There are certainly more activities to enjoy at Kenyir Lake, too, including jungle-trekking, seeking out some of the lovely waterfalls around the lake, checking out caves, and discovering some of the amazing indigenous plant and animal life, such as the incredible Melanuk tree (pokok melanuk), a giant of a tree that is hard to miss. Though most of these trees grow to about 40-50 m tall, the largest specimens count their age in centuries, reaching some 100 m in height and having such a massive buttressed trunk that it would take more than 20 people linking arms together to encircle it!
So get off the beaten path, take a little walk on the wild side, and discover one of the country’s not-so-hidden ‘hidden gems’ – Tasik Kenyir, a beautiful and rewarding destination for the whole family!
Getting there: Most visitors coming from Greater KL will either approach Kenyir Lake from the west using the Lebuhraya Timur-Berat Kedua (which can be reached either by heading east from Ipoh or north from Bentong), or from the south and east, by taking the Karak and East-West Highway route to Kuala Berang, and then the smaller highways and roads west from there to the lake. Either way, the travel time will be about five hours, possibly a bit more.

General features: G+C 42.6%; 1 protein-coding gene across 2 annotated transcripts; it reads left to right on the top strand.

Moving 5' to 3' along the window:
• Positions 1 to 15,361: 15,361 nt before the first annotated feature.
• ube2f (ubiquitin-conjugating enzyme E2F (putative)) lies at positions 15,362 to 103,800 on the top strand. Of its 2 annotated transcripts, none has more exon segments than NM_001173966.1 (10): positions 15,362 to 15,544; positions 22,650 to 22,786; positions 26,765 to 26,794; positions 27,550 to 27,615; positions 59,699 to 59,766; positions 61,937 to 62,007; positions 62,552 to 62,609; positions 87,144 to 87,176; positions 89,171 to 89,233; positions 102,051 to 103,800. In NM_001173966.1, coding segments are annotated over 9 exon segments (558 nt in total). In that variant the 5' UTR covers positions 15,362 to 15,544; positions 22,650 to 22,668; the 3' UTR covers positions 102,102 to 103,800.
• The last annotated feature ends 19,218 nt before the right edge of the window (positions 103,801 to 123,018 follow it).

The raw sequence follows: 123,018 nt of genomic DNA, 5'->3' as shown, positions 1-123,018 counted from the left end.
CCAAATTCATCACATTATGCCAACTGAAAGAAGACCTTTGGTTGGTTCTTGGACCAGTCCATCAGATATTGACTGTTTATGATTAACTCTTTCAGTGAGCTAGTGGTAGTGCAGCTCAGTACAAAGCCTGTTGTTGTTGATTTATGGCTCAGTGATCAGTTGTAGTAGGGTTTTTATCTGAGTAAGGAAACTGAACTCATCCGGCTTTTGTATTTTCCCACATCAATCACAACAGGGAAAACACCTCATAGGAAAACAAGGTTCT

Where to stay: There are numerous small hotels and homestays in the area, most very attractively priced. The budget chain OYO operates two small properties nearby, the Kenyir Lake Resort is and the Kenyir Eco Resort in Kuala Berang is highly rated and located right on the water!
When to go: Terengganu’s peak monsoon season is roughly the same as Kuala Lumpur’s, that is from October to around March. Any time of year is okay, but you’ll have a better chance of drier weather if you visit outside of the rainiest months.